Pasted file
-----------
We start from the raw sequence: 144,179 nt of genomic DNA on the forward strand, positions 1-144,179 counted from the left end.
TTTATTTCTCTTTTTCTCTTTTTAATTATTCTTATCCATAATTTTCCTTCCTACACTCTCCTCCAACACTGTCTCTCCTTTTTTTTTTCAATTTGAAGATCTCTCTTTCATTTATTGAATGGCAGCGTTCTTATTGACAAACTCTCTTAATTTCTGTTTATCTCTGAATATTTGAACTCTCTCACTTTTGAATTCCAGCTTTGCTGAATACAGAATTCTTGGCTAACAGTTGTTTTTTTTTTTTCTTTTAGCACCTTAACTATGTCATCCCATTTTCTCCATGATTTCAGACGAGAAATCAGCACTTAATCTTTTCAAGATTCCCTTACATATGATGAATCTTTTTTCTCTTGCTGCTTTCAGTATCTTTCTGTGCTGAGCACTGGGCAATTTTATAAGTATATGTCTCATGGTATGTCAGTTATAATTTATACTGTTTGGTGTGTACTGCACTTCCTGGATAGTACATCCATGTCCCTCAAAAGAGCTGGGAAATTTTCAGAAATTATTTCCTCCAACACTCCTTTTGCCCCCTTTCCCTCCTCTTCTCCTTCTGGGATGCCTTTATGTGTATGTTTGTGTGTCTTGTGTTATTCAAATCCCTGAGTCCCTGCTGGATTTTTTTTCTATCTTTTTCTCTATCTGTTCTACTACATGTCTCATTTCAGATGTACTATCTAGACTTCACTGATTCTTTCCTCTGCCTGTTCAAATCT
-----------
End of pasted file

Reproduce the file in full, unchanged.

We start from the raw sequence: 144,179 nt of genomic DNA on the forward strand, positions 1-144,179 counted from the left end.
TTTATTTCTCTTTTTCTCTTTTTAATTATTCTTATCCATAATTTTCCTTCCTACACTCTCCTCCAACACTGTCTCTCCTTTTTTTTTTCAATTTGAAGATCTCTCTTTCATTTATTGAATGGCAGCGTTCTTATTGACAAACTCTCTTAATTTCTGTTTATCTCTGAATATTTGAACTCTCTCACTTTTGAATTCCAGCTTTGCTGAATACAGAATTCTTGGCTAACAGTTGTTTTTTTTTTTTCTTTTAGCACCTTAACTATGTCATCCCATTTTCTCCATGATTTCAGACGAGAAATCAGCACTTAATCTTTTCAAGATTCCCTTACATATGATGAATCTTTTTTCTCTTGCTGCTTTCAGTATCTTTCTGTGCTGAGCACTGGGCAATTTTATAAGTATATGTCTCATGGTATGTCAGTTATAATTTATACTGTTTGGTGTGTACTGCACTTCCTGGATAGTACATCCATGTCCCTCAAAAGAGCTGGGAAATTTTCAGAAATTATTTCCTCCAACACTCCTTTTGCCCCCTTTCCCTCCTCTTCTCCTTCTGGGATGCCTTTATGTGTATGTTTGTGTGTCTTGTGTTATTCAAATCCCTGAGTCCCTGCTGGATTTTTTTTCTATCTTTTTCTCTATCTGTTCTACTACATGTCTCATTTCAGATGTACTATCTAGACTTCACTGATTCTTTCCTCTGCCTGTTCAAATCT